So You’re Thinking About Grad School, Part 2: Tips for Writing a Proposal

Pro Tip 1: Do not start your NSF proposal a week and a half before it’s due… especially when that week and a half includes needing to work with the administrative departments at three large organizations… and especially when that week and a half includes Thanksgiving break when all those administrative departments like to be home, you know, eating turkey… and especially when that week and a half includes your Fiancé flying into town for four days.

Pro Tip 2: When you ignore “Pro Tip 1,” be working with amazing people on said proposal.

Pro Tip 3: Invest in coffee.

You may have been wondering where all the updates on this blog have been. And then you used your keen eye and highly trained critical reasoning skills to read between the lines of my Pro Tip 1 and deduced: Luke has been busy.

In my defense for doing the unthinkable of pulling together an NSF Proposal in just over a week (Pro Tip 4: Allow yourself a couple months for this under normal circumstances), I was unaware of this Fellowship until about two weeks before its due date when I got the heads up from the professor I’ll end up working with on this project (if we get it). Luckily, I followed my Pro Tip 2, because between her and my other potential mentor for this project I was fortunate to be working with incredibly generous and motivated people who put in a lot of hours to make things happen for me… because the week involved a lot of this:

So what was my proposal for? Here’s the one paragraph summary:

Magnetic materials are present in many advanced devices and motors that are indispensible to modern life. Permanent magnets have the ability to enable the conversion between electrical and mechanical energy, the transmission and distribution of electrical power, and provide for the basis of our data storage systems. So-called rare-earth (RE) “supermagnets” are highly desirable because they combine the high magnetization of the transition-metal components with the very large magnetocrystalline anisotropy of the RE components. This magnetocrystalline anisotropy, which donates the high resistance to demagnetization, needs to be replaced in any magnet design that does not include REs. In this work, novel approaches to the synthesis of RE-free nanoscale magnetic materials with significant magnetocrystalline anisotropy and high magnetic energy products will be undertaken. In this manner, results from the laboratory will be more effectively transitioned into technological applications. Two RE-free systems will be created in nanoscale form using rapid solidification processing (melt-spinning, thermal plasma synthesis), thoroughly characterized, and then densified into compacts for mechanical and thermal evaluation. The two materials systems include L10-FeNi and Fe-Fe3O4 in nanocomposite form. Non-equilibrium processing of these two systems is expected to alter the defect density in the L10-FeNi material and alter the oxide cation occupancy trends in the Fe-Fe3O4 nanocomposite; both effects are anticipated to allow tailoring of the materials to achieve high energy products. This research is distinguished in its goal to attain fundamental information concerning high energy product magnetic nanomaterials and to extend these results to pilot-scale production of promising magnetic nanomaterials.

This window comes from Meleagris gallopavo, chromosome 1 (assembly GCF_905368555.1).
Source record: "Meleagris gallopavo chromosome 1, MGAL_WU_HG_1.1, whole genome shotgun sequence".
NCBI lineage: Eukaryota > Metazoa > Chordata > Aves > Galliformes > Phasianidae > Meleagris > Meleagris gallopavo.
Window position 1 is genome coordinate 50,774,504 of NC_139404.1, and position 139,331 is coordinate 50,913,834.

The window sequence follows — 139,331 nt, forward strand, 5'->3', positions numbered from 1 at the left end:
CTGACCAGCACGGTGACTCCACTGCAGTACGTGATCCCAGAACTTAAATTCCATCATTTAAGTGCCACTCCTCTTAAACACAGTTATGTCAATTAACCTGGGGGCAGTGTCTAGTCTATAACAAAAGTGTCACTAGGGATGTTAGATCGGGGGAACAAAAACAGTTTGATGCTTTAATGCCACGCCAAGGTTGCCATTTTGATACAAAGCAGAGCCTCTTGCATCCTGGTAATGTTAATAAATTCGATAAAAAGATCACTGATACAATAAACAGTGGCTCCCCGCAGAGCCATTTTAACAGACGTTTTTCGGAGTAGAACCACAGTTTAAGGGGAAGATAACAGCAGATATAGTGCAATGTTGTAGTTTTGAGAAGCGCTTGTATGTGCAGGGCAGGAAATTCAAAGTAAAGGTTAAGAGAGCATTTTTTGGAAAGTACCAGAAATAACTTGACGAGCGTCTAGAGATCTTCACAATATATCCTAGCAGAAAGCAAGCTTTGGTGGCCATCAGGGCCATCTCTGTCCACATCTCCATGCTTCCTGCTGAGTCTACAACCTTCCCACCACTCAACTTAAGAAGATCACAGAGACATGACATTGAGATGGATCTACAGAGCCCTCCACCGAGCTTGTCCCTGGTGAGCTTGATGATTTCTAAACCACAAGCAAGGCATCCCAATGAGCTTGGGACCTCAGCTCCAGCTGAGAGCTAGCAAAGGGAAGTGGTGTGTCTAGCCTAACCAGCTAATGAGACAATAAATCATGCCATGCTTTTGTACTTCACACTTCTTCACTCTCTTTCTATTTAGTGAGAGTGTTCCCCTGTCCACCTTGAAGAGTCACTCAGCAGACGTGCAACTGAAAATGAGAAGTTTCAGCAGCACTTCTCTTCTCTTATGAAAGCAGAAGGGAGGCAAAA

If I get it (a long shot, considering the… you know… one week timeframe of throwing this together), I’d be working with an amazing professor up at Northeastern University, as well as a great partner from the research lab of General Motors. So: hopefully it’ll work out. Without their help, and the help of many many administrators at UT, Northeastern and GM, during this process there is no way I could have got this done. We literally got the last thing uploaded three minutes before deadline! (Pro Tip 5: Don’t do that.)

Anyway, it’s an amazing opportunity, so fingers crossed! In the meantime, this research isn’t going to finish itself…


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